FAA breaks ground for new Air Traffic Control System Command Center

Dec. 8, 2008
WASHINGTON, 8 Dec. 2008. Federal Aviation Administration (FAA) officials broke ground for the new state-of-the-art air traffic control system facility.

WASHINGTON, 8 Dec. 2008.Federal Aviation Administration (FAA) officials broke ground for the new state-of-the-art air traffic control system facility.

Management of the nation's air traffic control system will move to a permanent home in a facility near Warrenton, Va., in 2011, when a new Federal Aviation Administration Air Traffic Control System Command Center is completed. The existing command center near Washington Dulles International Airport will close when its lease expires in 2011.

The command center will continue to oversee the nation's entire air traffic control system, including air traffic control towers, approach and departure facilities, and high-altitude control centers. The facility also will monitor all electronic navigation aids.

Acting FAA Administrator Robert A. Sturgell says the 63,000-square-foot building that will house the FAA's new command center will share its site with the FAA's Potomac TRACON, a consolidated approach and departure control facility serving Washington, Baltimore, and Richmond-area airports.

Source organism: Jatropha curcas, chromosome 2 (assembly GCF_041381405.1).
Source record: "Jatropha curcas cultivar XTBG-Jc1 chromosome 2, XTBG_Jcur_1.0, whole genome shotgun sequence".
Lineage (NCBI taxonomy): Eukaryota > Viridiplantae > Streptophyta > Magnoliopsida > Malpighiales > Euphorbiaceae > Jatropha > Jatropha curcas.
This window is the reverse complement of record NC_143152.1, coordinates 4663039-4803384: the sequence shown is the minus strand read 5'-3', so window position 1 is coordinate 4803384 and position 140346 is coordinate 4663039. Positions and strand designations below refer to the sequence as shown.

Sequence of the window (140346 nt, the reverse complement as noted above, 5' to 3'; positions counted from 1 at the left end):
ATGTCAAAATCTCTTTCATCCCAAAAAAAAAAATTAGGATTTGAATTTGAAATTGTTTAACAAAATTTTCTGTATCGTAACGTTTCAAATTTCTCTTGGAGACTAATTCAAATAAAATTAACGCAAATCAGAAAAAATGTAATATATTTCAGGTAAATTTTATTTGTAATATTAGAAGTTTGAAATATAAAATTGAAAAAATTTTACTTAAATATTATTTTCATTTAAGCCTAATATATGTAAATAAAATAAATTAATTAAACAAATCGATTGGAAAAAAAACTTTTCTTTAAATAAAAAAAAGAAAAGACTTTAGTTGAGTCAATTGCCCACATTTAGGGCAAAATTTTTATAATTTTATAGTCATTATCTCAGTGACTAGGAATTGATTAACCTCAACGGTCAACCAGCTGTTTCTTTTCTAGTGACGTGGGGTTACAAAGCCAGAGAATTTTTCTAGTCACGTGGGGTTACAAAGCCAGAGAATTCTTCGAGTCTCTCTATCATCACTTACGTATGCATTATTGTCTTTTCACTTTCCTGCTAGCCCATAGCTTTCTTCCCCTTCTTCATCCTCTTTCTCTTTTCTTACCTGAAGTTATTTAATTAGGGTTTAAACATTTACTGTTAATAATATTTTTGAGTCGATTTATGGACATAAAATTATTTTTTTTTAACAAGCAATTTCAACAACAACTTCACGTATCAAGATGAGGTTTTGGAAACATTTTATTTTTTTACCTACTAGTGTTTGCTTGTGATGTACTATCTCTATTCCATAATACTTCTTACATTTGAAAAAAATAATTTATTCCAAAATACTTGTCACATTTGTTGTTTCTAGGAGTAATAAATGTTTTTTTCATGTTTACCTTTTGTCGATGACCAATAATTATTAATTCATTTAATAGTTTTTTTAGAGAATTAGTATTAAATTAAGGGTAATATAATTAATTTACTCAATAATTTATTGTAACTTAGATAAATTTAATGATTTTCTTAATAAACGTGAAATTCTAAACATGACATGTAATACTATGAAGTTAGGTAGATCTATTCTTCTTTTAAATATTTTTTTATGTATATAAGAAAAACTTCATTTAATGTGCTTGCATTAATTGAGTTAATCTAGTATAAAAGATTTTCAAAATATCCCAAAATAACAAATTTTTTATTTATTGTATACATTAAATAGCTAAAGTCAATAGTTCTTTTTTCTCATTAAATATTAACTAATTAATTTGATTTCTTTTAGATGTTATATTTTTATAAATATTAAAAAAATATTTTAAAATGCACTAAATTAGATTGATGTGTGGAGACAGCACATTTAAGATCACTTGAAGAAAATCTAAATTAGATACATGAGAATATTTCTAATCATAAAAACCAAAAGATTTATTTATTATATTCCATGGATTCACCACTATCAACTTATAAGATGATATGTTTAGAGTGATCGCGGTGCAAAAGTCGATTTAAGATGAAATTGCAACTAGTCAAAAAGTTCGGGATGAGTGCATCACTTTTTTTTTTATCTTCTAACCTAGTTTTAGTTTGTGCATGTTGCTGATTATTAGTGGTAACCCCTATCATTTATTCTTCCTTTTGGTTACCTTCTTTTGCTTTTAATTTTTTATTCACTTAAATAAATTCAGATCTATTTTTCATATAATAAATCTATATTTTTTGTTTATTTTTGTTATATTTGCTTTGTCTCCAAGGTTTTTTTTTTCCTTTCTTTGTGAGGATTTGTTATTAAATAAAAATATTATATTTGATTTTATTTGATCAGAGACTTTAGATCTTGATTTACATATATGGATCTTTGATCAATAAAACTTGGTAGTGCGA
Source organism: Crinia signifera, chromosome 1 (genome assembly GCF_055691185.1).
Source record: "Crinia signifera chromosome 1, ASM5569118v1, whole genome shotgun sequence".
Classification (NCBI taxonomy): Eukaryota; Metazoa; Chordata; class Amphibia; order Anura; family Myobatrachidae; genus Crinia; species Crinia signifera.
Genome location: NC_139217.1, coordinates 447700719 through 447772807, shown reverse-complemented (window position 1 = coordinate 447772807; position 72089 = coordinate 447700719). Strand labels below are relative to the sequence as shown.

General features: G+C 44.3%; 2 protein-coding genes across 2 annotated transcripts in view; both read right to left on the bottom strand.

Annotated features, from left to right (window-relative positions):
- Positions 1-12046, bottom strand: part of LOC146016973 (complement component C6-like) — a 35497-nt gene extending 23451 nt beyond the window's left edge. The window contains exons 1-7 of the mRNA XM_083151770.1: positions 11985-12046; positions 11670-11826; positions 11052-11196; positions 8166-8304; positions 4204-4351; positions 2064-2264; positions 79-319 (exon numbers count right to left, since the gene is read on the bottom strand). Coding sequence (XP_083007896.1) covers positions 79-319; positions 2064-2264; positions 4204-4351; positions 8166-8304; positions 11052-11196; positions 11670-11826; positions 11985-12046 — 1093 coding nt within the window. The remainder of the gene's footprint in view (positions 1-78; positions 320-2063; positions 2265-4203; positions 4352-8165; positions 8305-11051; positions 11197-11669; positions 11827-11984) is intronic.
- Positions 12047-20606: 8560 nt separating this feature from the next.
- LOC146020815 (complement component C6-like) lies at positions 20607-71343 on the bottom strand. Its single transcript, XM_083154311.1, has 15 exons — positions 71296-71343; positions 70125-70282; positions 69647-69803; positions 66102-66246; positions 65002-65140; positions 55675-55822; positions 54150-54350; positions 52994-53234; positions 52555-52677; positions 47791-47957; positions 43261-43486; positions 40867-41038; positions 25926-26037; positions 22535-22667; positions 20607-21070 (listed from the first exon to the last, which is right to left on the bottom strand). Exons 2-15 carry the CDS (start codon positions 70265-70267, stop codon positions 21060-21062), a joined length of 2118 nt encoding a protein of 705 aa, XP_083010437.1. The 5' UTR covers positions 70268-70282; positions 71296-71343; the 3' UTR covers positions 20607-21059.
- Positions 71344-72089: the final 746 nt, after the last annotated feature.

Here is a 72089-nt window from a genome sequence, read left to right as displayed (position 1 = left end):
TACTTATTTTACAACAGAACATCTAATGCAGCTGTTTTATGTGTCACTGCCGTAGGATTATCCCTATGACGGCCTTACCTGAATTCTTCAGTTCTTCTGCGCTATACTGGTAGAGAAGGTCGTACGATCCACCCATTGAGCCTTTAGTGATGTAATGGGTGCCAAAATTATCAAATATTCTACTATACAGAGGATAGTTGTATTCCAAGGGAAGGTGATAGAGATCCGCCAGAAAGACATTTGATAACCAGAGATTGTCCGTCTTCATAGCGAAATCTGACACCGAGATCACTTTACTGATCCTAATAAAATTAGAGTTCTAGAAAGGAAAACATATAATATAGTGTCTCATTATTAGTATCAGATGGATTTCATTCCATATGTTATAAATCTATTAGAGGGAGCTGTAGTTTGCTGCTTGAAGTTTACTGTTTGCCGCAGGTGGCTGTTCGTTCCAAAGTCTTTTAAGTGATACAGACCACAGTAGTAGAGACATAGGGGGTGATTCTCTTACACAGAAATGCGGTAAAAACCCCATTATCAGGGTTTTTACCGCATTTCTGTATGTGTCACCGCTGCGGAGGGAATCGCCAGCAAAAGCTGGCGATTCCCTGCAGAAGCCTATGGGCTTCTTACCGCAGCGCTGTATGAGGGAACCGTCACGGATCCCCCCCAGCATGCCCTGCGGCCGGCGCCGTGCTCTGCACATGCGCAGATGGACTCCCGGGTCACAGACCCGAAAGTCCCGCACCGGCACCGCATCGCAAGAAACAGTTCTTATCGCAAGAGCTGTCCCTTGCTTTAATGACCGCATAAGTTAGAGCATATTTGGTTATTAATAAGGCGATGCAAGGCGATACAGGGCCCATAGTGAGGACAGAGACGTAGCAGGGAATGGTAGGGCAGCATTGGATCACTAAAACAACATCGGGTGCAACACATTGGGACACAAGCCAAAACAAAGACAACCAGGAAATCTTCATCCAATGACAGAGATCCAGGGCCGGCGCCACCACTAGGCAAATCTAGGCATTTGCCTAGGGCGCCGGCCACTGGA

"This is what state-of-the-art looks like," Sturgell says. "As a nation, we're moving to satellite-based air traffic control, and this facility will help us reap the benefits. This is the headquarters for air traffic control efficiency."

The center's staff do not directly control traffic, but monitor and coordinate with other air traffic facilities and system users, including the airlines, the military and business aviation groups, fAA officials say. The center's main mission is management of the entire airspace system to balance demand with capacity, and to deal with weather and other potential disruptions to air traffic.

About 300 controllers, managers, and support staff members will move from the existing facility to the command center, which will house some of the most sophisticated air traffic display and communications equipment available, FAA officials say. Equipping the center will cost an estimated $46 million.

The FAA has awarded a $22 million contract to Corinthian Construction Company of Arlington, Va., to build the new center. In addition to Corinthian, four other companies in Maryland and Virginia will be major subcontractors. Placing the command center adjacent to Potomac TRACON enables the FAA to use utilities and infrastructure put in place when the TRACON was built on land that once was the home of the Vint Hill Farms military base, FAA officials say.

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